Journal archives for October 2020

October 01, 2020

Spotlight on weeds: Petty Spurge, Euphorbia peplus

I was born in and grew up in Hayes, Bromley, Kent, a southeastern suburb of London, England. All through my childhood, in our backyard, Petty Spurge was a common, and aggressive, weed species. I asked my mother what it was called. My mother had grown up in a village in Devon, England, and being a country girl, she knew, and had taught me, the names of about 20 or 30 different wildflowers and weeds, but she did not know the name of this one.

As a kid I used to help in the garden, including pulling out the weeds, so I pulled these out, but I always thought that this plant was attractive and exotic-looking, with its pale green foliage and four-fold symmetry.

Here is an observation of the plant from Downe, Kent, about 5 miles from where I grew up, in a village I often visited because Charles Darwin used to live there:

After I left home, and after I started living in the US, I had not really seen this weed again, or perhaps never noticed it, until September 2018, when to my surprise I came across it in Encinitas, Southern California, near the motel where we stay there almost every year. I discovered it was not only present, but common. I made 5 observations of the species, including this one:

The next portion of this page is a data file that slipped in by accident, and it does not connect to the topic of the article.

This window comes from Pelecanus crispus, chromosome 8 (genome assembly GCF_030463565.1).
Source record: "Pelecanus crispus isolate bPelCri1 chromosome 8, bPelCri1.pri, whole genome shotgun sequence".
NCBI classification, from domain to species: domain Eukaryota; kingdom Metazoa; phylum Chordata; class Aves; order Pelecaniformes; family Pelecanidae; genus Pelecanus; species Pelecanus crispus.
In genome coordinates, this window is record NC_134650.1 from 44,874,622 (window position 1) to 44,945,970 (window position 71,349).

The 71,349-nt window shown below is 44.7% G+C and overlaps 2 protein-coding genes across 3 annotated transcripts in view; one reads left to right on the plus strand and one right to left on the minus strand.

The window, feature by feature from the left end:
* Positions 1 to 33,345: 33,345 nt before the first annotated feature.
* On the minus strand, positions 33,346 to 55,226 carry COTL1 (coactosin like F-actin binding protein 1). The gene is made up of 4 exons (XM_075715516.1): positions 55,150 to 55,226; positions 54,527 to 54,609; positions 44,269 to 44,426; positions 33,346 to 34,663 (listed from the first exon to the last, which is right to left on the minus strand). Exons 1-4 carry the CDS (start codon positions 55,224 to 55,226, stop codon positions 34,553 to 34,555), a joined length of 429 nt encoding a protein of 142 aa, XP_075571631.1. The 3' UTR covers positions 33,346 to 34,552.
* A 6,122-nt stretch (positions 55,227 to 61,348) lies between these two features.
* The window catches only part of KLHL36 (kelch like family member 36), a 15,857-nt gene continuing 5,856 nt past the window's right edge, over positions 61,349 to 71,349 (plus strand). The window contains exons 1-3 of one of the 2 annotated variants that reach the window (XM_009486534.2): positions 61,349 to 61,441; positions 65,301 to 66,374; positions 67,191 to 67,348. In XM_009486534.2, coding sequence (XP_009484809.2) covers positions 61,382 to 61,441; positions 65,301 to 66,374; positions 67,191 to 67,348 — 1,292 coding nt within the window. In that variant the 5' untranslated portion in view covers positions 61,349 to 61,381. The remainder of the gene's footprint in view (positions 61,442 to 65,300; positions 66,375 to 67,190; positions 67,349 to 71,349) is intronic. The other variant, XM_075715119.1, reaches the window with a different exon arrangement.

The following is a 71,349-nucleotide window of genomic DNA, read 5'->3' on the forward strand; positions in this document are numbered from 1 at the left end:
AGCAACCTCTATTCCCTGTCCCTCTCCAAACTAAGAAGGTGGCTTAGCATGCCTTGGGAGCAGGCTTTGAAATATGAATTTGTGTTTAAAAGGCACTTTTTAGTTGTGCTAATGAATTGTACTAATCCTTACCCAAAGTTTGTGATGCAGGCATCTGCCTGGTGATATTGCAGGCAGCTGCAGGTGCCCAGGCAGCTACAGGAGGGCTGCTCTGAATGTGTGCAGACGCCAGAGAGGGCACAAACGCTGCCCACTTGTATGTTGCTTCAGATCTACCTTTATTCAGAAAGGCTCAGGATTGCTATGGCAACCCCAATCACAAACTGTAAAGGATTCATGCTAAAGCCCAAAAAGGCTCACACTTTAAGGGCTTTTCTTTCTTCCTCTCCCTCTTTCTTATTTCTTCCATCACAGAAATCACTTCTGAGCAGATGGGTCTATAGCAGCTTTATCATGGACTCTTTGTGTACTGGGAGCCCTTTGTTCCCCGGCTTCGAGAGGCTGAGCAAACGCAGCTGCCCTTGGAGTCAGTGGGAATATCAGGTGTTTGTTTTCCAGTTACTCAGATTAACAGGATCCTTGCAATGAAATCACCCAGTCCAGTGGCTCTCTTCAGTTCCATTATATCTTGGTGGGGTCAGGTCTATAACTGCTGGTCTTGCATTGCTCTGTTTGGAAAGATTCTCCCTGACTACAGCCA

Then in the following month, October 2018, never having seen this plant in NYC before despite all my intense iNatting, I was amazed to find eight examples growing wild as weeds in a flower bed in Battery Park, at the southern tip of Manhattan. I live on Manhattan's Upper East Side, a few miles away from Battery Park. Of course I made iNat observations of all the plants, including this one:

In June of 2019 I went back to look for the species in Battery Park, and found several examples of it, including this one:

In July 2019, I also found one plant in Bowling Green, which is a small and venerable park just north of Battery Park:

In September 2019, when my husband and I went to California again, I photographed 15 examples of the plant in Encinitas, California. And November 2019 I photographed six plants in Battery Park, Manhattan again.

During 2020 I was not able to find the plant in Battery Park, and I did not come across it anywhere else in NYC, despite the fact that I look very carefully everywhere I go for interesting weeds.